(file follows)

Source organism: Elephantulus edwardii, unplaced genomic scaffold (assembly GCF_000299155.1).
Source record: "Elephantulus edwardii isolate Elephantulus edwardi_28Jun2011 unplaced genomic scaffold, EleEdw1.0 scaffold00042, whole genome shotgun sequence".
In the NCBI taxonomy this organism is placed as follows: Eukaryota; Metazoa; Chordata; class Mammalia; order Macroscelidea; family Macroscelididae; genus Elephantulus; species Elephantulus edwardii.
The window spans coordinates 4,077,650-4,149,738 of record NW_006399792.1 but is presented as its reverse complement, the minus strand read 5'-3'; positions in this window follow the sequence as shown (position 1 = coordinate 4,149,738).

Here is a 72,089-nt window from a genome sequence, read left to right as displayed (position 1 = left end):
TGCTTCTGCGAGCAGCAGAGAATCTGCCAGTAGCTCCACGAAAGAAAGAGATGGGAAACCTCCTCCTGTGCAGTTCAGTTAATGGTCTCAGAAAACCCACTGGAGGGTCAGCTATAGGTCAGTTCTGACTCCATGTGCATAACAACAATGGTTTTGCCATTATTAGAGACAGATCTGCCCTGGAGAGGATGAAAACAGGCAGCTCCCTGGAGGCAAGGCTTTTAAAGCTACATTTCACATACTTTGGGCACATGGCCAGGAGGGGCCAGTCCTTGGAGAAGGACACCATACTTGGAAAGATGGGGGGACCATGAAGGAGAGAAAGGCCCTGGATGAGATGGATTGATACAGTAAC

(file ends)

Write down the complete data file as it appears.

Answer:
Source organism: Elephantulus edwardii, unplaced genomic scaffold (assembly GCF_000299155.1).
Source record: "Elephantulus edwardii isolate Elephantulus edwardi_28Jun2011 unplaced genomic scaffold, EleEdw1.0 scaffold00042, whole genome shotgun sequence".
In the NCBI taxonomy this organism is placed as follows: Eukaryota; Metazoa; Chordata; class Mammalia; order Macroscelidea; family Macroscelididae; genus Elephantulus; species Elephantulus edwardii.
The window spans coordinates 4,077,650-4,149,738 of record NW_006399792.1 but is presented as its reverse complement, the minus strand read 5'-3'; positions in this window follow the sequence as shown (position 1 = coordinate 4,149,738).

Here is a 72,089-nt window from a genome sequence, read left to right as displayed (position 1 = left end):
TGCTTCTGCGAGCAGCAGAGAATCTGCCAGTAGCTCCACGAAAGAAAGAGATGGGAAACCTCCTCCTGTGCAGTTCAGTTAATGGTCTCAGAAAACCCACTGGAGGGTCAGCTATAGGTCAGTTCTGACTCCATGTGCATAACAACAATGGTTTTGCCATTATTAGAGACAGATCTGCCCTGGAGAGGATGAAAACAGGCAGCTCCCTGGAGGCAAGGCTTTTAAAGCTACATTTCACATACTTTGGGCACATGGCCAGGAGGGGCCAGTCCTTGGAGAAGGACACCATACTTGGAAAGATGGGGGGACCATGAAGGAGAGAAAGGCCCTGGATGAGATGGATTGATACAGTAAC